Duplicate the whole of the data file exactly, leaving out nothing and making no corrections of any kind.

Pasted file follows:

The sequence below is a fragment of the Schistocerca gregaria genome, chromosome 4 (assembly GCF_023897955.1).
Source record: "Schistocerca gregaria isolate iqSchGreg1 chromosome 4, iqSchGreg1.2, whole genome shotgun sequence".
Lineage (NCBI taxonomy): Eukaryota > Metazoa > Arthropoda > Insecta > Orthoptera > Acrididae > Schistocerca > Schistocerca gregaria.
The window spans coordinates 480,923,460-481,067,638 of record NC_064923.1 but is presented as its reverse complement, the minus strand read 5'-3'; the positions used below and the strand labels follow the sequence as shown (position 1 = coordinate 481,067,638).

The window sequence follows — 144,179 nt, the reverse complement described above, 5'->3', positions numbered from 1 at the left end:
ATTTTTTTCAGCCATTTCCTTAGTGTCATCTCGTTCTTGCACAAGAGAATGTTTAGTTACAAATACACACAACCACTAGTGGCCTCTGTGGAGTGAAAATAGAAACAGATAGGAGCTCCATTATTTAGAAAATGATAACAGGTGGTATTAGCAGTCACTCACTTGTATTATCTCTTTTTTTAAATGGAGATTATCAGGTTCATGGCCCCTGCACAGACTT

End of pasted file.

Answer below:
The sequence below is a fragment of the Schistocerca gregaria genome, chromosome 4 (assembly GCF_023897955.1).
Source record: "Schistocerca gregaria isolate iqSchGreg1 chromosome 4, iqSchGreg1.2, whole genome shotgun sequence".
Lineage (NCBI taxonomy): Eukaryota > Metazoa > Arthropoda > Insecta > Orthoptera > Acrididae > Schistocerca > Schistocerca gregaria.
The window spans coordinates 480,923,460-481,067,638 of record NC_064923.1 but is presented as its reverse complement, the minus strand read 5'-3'; the positions used below and the strand labels follow the sequence as shown (position 1 = coordinate 481,067,638).

The window sequence follows — 144,179 nt, the reverse complement described above, 5'->3', positions numbered from 1 at the left end:
ATTTTTTTCAGCCATTTCCTTAGTGTCATCTCGTTCTTGCACAAGAGAATGTTTAGTTACAAATACACACAACCACTAGTGGCCTCTGTGGAGTGAAAATAGAAACAGATAGGAGCTCCATTATTTAGAAAATGATAACAGGTGGTATTAGCAGTCACTCACTTGTATTATCTCTTTTTTTAAATGGAGATTATCAGGTTCATGGCCCCTGCACAGACTT